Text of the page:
Tag Archives: anxiety

Living in Wonderland

Every time I sit down to write, everything seems like a jumbled mess. In theory I am trying to break it up into separate experiences but how do I talk about x without talking about c, to get to y? Everything I do, see, hear, taste the whole experience is all interrelated so sometimes (all the time) it is difficult to organize it on paper. Also, I feel like everyone wants an American In Europe, Audrey Hepburn story and I’m afraid mine is all tears and anxiety and more like… Alice In Wonderland but she never wakes up. It’s interesting and colorful, but I’m often hella confused about what is going on around me.

For instance, I’m sitting on my garden balcony, staring at a functioning windmill, thinking “This is so beautiful. This is my real, every day life.” And I am listening to my neighbors, who are sitting in their gardens chatting, thinking to myself, “I wonder what they’re saying…I wonder what everyone is saying, actually.” And this is my real, every day life. It’s complex. There is so much beauty in this experience, swirled intricately with so much anxiety about the unfamiliar and not understood. Any minute a caterpillar might start talking to me, but I wouldn’t know because I don’t understand Dutch.

Not understanding what is going on around you is a blessing and a curse. I often feel a sense of relief that I have no idea what people are saying. They may or may not be talking about me and since I don’t know, it in no way affects my day. They also might be talking TO me (“Mevrouw! Mevrouw!” Oh me? I’m Mevrouw). Also taking three months to find Turmeric because it’s actually called Kurkuma here is somehow tear-inducingly frustrating. Because it’s not just the Kurkuma, it’s never JUST about the Kurkuma, is it?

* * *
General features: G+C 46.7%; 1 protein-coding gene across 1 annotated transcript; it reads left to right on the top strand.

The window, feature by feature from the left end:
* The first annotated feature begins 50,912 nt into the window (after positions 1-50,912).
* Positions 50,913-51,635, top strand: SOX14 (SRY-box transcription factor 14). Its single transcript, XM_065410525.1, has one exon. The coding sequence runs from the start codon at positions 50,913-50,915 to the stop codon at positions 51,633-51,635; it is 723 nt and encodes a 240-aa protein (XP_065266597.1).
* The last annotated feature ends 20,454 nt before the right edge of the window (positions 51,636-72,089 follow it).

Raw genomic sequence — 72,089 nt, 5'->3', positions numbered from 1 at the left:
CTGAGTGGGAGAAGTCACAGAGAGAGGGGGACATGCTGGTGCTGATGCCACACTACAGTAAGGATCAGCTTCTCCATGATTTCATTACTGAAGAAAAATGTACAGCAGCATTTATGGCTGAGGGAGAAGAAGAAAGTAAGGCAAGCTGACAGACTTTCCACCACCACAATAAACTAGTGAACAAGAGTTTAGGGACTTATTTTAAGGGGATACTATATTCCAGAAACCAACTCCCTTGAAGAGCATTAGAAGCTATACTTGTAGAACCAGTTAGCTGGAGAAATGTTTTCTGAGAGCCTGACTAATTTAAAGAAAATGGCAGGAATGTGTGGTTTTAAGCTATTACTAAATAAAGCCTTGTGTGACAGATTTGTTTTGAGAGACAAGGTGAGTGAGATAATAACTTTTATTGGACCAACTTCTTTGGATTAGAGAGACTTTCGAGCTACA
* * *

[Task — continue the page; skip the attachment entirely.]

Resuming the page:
When I made the decision to move here, I was adamant about NOT finding a tribe of Americans. I did not move to Europe to surround myself with Americans. I felt that wouldn’t be fully embracing the experience. Two years later I’m screaming, “WHERE MY AMERICANS AT?!” I’ll even take a Canadian, at this point. Because it is common knowledge here, apparently, that it is very difficult to fit into a Dutch tribe if you are not Dutch. I have spoken to Dutch people that agree and others that say it isn’t so. I have decided, after I attended a workshop, that there is validity in the argument that they’re just not that into us. Otherwise why would we need a workshop about it?

I did learn, however, that me craving American people is not just about Dutch versus expats relations but because my poor little brain is tired and just wants familiarity. A break from always having to think of the right words, translate, assimilate to customs and cultures. And if you know me you know that International Boyfriend and his offspring are Brits. In an episode of Parks & Recreation Tom Haverford says to a British man, “I speak English and THAT is not English.” And I FEEL that. We both speak English and we in no way speak the same language.